NOTE: This show was recorded live at 4 p.m. Seoul Time on Sunday, February 1st, 2009. It runs approximately 2 hours and 47 minutes. That is a bit long for some listeners. I still suggest you listen to the entire show. It’s the most powerful show we’ve ever released.
Thank you for joining us on a special SeoulPodcast. On this episode we stray from the usual format to discuss a serious issue that has been off the radar of the Korean media. The year 2008 was wrought with news of expat deaths, from three D workers to English teachers. That year was not significant because of an increase in tragedies. It was significant because more spotlights shined on a handful of cases.
Nonetheless, there is an extraordinary number of mysterious unsolved deaths in the history of expatriates on the peninsula. This stems from a lack of professionalism in police, hospitals and government and from a media that is more obsessed with national image than reality.
With us today are three survivors whose loved ones have passed on but have never received answers and can never find closure.
Diane Blower comes to us from Great Britain. Her brother David Gearson had reportedly died by jumping off a bridge a few years ago. Written off as a suicide, there was little evidence to support such an assumption.
Lee Ramsey comes to us from Alabama. Her brother Matthew Sellers had lived and taught in Korea for a period of about ten years after completing his military duty. In mid April 2003, he ran into problems with a gang of Korean thugs and asked the U.S. Embassy for help retrieving his passport following a labor dispute. Their reaction was to just take a statement and file a report. Less than a week later, the Embassy got a call from a Korean police office saying that Matthew had been arrested and appeared to be homeless and confused. The police requested the Embassy send someone to assist him. The Embassy told the police to “deal with him.” The police took him to a mental hospital, where he was given drugs to calm him down. About 24 hours later, Matthew started experiencing breathing problems. Subsequent conflicting statements reported Matthew dying in the hospital or en route to a medical hospital. A mandatory preliminary autopsy was performed by the Seoul National Institute of Scientific Investigation listing his cause of death listed as “Not Clear.” When the family had a stateside pathologist perform a second autopsy at the funeral home, it indicated Matthew’s vital organs were not returned with his remains, preventing any possible determination of a solid cause of death.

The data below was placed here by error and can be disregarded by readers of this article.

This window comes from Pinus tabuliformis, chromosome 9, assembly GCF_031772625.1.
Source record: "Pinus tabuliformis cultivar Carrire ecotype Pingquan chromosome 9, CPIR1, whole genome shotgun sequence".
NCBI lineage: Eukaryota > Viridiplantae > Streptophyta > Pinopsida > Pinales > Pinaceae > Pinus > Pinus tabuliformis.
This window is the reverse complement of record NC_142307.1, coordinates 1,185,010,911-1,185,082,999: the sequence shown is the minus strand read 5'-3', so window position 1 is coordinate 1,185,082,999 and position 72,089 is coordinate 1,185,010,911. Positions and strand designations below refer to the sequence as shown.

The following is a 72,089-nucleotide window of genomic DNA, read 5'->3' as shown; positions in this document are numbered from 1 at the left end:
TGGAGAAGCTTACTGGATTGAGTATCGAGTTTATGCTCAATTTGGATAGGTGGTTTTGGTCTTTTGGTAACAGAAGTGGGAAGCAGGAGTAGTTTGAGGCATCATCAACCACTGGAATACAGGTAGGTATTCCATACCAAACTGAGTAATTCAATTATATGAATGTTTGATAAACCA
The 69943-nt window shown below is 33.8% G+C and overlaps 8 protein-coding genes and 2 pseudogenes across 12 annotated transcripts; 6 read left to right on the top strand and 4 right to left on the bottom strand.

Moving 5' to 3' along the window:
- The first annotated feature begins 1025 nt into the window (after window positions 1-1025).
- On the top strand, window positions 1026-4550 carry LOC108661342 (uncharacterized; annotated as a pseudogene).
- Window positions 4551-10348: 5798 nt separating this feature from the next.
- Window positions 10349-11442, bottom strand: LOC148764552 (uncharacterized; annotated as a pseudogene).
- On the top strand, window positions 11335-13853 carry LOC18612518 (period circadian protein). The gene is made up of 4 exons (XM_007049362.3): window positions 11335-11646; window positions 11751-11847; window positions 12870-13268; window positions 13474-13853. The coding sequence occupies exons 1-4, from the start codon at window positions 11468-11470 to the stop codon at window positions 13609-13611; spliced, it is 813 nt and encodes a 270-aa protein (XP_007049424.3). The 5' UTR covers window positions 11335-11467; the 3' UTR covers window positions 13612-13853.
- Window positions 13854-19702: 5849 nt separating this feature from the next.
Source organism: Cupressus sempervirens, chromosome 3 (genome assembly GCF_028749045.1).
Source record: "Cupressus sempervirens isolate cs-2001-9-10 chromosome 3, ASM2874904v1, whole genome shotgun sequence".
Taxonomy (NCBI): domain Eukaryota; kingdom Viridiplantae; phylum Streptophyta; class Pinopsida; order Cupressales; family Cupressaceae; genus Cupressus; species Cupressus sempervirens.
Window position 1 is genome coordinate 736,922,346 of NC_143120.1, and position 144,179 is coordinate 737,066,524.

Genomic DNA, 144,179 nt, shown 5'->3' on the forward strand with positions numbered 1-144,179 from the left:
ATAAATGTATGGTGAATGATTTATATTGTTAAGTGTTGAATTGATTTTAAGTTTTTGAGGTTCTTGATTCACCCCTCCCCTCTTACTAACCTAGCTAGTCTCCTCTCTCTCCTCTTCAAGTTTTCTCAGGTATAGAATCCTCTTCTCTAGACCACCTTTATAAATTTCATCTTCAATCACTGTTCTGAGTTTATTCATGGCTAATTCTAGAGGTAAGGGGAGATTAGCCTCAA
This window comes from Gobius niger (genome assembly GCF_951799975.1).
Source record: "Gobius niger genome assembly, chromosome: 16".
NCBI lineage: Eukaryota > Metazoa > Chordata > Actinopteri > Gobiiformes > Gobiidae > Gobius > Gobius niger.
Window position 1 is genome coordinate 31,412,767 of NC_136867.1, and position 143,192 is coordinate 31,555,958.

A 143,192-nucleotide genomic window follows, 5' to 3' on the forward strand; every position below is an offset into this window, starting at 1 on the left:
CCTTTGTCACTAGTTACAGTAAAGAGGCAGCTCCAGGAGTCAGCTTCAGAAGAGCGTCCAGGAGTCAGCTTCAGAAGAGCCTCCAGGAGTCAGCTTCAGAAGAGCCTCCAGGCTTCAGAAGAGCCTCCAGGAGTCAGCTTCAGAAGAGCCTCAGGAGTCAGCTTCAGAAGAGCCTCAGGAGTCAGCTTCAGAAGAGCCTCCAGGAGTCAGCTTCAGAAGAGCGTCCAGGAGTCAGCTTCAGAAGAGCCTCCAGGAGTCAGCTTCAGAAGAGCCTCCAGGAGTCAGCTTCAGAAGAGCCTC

Stephanie White comes to us from Daegu. Last year her son Michael White died in a sauna through what looks like a combination of foul play and medical incompetence. She has gone through multiple agencies, the U.S. Embassy and had even gotten the attention of former presidential candidate John McCain. She is currently fighting the Korean government in court to prevent her tragedy from happening to anyone else, Korean or not.
Their stories are chilling and a reminder that no one can stand by and allow this to continue.
Mightie Mike homepage
Murder in Room 103, Chapter One: The Dead American on Courttv.com
Brian in Jeollanam-do: Matthew Sellers and Bill Kapoun: Almost, kind of, a strange coincidence.
Death of U.S. Citizens Abroad
U.S. Department of State Foreign Affairs Manual Volume 7 – Consular Affairs (PDF)